4. Modern Times (1936)

This comedic masterpiece was a nuanced commentary on the industrialization of the world at the time and the significant differences in wealth during the Great Depression. The plot may sound pretty heavy but it was handled with great lightness and starred Charlie Chaplin as the iconic Little Tramp working in a state-of-the-art factory. Due to an odd set of circumstances, he keeps getting sent to prison. In between his jail visits, though, Charlie befriends an orphan girl (Paulette Goddard) and together they form a fascinating friendship while struggling with the difficulties of modern life. 

It’s a delightful film, full of comedy and realism, and has Chaplin delivering an unforgettable performance.

5. Psycho (1960)

The Master Of Suspense, Alfred Hitchcock, made many memorable movies. However, Psycho is still recalled the most often because of how chilling it was. This is the story of Norman Bates (Anthony Perkins) who lives with his mother in a worn-out house that overlooks the motel he runs. The motel doesn't see a lot of visitors, though, because of an interstate highway that was built to carry travelers away from the road.

On one rainy night, a woman, who’s on the run from the police, checks into the motel. She interacts with Norman and his mother and what follows is a captivating mystery that unravels in the most terrifying way. The music, the setting, the direction, and the mystery all make Psycho a hair-raising watch even today.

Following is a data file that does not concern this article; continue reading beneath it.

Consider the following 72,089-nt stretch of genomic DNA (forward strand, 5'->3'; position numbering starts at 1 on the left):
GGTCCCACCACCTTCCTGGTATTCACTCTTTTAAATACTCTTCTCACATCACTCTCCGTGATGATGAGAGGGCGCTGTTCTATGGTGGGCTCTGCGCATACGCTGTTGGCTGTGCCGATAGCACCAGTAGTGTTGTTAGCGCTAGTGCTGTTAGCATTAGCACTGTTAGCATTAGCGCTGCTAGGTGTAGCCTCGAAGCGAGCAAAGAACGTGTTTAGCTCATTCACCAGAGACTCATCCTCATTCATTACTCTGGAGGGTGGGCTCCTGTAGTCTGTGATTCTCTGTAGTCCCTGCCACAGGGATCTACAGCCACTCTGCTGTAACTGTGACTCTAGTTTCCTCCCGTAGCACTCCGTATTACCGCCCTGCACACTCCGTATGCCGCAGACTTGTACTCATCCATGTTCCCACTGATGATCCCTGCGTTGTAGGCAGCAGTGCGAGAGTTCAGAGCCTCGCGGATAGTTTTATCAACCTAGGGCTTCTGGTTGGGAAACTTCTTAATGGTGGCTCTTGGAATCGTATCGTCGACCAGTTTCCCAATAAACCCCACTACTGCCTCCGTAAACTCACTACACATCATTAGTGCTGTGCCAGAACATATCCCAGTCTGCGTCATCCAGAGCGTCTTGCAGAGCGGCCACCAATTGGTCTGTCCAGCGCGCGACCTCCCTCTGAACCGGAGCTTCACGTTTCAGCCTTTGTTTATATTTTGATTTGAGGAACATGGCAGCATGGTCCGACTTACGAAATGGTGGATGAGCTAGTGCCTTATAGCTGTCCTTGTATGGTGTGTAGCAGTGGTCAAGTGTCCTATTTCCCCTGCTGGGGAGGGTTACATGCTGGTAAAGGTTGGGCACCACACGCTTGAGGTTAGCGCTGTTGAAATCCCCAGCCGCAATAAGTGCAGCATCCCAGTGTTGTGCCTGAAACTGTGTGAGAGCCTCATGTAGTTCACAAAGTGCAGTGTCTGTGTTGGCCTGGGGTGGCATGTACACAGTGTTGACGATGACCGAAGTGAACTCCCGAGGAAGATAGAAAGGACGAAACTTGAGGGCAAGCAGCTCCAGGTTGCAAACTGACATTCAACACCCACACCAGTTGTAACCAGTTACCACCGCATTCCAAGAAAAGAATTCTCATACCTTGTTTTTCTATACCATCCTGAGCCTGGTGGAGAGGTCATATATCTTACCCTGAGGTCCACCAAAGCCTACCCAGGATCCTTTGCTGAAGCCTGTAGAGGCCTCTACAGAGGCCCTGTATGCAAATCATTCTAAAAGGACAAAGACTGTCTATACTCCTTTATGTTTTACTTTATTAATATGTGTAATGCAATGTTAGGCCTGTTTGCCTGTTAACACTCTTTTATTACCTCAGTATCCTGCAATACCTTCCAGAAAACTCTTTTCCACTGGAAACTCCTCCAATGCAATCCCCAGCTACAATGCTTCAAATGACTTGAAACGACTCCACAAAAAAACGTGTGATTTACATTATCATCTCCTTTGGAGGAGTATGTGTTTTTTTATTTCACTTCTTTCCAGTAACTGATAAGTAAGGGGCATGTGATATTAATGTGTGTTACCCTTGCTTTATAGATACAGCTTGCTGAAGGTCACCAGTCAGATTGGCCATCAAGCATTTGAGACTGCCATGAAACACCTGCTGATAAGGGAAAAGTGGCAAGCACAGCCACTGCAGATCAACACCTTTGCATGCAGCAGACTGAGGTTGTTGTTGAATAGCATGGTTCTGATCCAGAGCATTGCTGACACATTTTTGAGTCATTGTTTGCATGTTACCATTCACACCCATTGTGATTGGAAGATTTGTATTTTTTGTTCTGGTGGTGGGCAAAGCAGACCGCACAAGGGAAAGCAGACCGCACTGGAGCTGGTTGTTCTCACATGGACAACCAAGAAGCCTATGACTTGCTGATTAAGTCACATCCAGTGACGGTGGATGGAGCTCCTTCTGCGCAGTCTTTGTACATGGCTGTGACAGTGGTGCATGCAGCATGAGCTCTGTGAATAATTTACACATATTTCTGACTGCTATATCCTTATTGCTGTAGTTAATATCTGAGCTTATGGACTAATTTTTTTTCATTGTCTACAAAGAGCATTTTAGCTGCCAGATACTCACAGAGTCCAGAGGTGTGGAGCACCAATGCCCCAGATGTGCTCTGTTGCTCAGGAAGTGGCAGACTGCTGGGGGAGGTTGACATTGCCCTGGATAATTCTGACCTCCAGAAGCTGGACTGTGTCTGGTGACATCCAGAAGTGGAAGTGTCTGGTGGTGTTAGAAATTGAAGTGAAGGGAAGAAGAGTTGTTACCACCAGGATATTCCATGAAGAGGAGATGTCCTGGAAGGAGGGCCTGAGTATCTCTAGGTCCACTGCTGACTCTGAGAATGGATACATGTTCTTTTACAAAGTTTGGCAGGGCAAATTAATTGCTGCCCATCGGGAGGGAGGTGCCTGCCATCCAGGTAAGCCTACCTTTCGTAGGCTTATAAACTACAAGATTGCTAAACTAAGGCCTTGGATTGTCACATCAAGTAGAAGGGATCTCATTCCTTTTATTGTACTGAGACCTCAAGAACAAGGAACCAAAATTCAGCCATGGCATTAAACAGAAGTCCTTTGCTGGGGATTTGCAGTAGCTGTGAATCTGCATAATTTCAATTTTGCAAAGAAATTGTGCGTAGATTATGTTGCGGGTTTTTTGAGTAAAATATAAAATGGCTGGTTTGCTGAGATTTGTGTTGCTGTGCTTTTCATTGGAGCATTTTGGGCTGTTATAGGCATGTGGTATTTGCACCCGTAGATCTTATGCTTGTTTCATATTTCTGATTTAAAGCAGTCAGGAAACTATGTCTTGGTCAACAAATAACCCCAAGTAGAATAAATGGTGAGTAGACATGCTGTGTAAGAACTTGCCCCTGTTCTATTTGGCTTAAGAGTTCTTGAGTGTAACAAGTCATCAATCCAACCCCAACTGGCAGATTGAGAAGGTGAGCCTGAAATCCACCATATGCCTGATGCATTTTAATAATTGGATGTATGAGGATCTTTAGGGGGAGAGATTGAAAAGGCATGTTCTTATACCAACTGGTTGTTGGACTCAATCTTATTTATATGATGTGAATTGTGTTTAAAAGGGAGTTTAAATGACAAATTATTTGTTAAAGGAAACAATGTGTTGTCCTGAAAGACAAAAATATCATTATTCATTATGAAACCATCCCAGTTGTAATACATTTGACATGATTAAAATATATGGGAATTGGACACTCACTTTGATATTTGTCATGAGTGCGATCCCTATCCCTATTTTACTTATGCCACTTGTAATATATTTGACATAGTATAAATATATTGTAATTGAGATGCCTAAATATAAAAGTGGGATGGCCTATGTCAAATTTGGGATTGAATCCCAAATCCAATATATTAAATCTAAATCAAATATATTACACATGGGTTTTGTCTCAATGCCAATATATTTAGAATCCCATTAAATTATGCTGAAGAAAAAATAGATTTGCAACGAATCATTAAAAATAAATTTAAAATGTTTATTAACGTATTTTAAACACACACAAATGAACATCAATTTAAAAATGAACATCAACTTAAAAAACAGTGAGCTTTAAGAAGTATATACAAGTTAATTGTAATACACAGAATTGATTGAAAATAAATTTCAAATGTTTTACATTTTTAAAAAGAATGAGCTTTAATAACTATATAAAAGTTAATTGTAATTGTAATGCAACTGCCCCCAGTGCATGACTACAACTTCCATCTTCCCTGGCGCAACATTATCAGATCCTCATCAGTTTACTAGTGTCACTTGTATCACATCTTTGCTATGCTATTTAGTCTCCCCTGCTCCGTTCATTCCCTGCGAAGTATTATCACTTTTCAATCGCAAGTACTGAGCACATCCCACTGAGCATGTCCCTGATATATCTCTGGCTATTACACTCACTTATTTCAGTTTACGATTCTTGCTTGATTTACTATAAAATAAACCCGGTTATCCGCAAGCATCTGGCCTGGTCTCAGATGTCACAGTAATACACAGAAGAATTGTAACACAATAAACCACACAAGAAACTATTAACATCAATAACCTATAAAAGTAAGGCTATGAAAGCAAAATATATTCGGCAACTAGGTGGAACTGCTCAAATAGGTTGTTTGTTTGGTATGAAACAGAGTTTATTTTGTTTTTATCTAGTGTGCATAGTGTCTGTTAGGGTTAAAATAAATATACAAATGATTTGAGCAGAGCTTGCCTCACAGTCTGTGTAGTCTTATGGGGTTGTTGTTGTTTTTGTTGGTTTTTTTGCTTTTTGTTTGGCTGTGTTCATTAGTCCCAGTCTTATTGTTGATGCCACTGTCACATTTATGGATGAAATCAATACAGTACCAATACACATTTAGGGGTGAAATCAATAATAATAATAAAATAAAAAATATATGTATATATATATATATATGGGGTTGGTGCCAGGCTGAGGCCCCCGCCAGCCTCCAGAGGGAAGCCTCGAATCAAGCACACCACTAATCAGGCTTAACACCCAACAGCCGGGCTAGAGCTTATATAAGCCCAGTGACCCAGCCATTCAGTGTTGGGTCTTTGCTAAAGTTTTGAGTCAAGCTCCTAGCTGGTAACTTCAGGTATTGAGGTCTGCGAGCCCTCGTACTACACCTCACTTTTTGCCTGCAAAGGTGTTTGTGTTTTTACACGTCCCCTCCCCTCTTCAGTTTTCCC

6. The Best Years of Our Lives (1946)

This film was released just after World War II ended in 1946. It centers around three veterans - Fred, Al, and Homer - who return to their shared hometown after the war. When the three of them try and return to their normal lives, they find that their loved ones and the surrounding public don’t understand their perspective of the world. The film did a wonderful job of representing veterans returning home from war and the emotional turmoil many of them go through. The issue was handled delicately and the sentiments of the war veterans have resonated through the years.

Harold Russell, an actual veteran who became disabled during World War II, played the character of Homer. While the veteran had no experience in acting, he did a splendid job and his truly emotional performance earned him an Oscar. He’s one of the main reasons to watch this beautiful and poignant film.

7. Top Hat (1935)

Love musical comedies? Then you simply can’t miss this classic. Top Hat starred Fred Astaire and Ginger Rogers in leading roles and has the perfect mix of a quirky musical and an Old Hollywood romantic slapstick comedy. The plot of the film centers on the wealthy Rogers who is on holiday in London and Venice and mistakes Astaire as the husband of another friend.

It’s a terrific comedy of errors that's filled with great music and fun performances that will have you smiling from ear to ear. The dance scenes between Rogers and Astaire, especially, are the highlight of the film and have remained eternally enjoyable. The music from legendary composer and lyricist Irving Berlin heightens the fun quotient of the film brilliantly.